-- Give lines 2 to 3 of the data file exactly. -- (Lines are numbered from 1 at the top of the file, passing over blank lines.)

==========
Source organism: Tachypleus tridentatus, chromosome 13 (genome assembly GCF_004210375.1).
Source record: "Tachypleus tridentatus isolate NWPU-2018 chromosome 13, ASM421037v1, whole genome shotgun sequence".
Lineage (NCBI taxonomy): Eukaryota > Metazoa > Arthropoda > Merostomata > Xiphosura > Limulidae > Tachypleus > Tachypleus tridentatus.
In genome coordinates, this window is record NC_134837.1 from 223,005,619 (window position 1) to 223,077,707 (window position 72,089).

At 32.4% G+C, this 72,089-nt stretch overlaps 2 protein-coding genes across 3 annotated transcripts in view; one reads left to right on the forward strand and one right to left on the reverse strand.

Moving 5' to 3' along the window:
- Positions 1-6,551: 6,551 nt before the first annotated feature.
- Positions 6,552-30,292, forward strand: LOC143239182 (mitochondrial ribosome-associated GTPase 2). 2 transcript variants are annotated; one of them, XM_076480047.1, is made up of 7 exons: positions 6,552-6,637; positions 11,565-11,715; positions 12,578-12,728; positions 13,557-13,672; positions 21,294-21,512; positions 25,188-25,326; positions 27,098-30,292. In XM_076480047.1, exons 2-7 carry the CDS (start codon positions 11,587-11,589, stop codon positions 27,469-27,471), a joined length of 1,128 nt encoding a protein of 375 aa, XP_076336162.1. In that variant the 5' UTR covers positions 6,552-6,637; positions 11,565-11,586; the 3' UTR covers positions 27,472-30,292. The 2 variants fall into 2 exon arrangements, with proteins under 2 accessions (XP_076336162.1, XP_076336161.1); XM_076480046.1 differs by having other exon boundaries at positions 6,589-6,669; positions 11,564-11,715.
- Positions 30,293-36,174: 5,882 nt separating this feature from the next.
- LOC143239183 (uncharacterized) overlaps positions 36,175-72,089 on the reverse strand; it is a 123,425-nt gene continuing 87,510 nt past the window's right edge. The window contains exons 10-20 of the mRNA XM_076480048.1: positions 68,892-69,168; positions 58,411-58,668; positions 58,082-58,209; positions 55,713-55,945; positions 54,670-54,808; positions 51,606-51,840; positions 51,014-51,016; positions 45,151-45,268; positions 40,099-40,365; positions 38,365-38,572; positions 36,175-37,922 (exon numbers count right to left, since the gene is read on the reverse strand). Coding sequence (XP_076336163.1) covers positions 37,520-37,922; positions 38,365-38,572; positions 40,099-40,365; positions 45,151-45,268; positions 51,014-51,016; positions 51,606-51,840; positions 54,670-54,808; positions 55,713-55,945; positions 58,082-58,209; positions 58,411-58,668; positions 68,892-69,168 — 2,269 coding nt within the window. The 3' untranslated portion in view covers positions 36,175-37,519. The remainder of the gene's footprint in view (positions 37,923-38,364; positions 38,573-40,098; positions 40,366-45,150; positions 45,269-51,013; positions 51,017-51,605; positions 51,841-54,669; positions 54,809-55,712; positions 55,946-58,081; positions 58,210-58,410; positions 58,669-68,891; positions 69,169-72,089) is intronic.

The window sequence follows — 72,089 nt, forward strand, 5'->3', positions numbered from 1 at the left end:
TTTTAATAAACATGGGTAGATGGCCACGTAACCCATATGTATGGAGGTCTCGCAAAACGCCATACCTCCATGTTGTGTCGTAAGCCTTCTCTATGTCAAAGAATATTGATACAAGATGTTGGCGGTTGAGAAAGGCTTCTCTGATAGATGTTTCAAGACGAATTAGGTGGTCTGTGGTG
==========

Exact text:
Source record: "Tachypleus tridentatus isolate NWPU-2018 chromosome 13, ASM421037v1, whole genome shotgun sequence".
Lineage (NCBI taxonomy): Eukaryota > Metazoa > Arthropoda > Merostomata > Xiphosura > Limulidae > Tachypleus > Tachypleus tridentatus.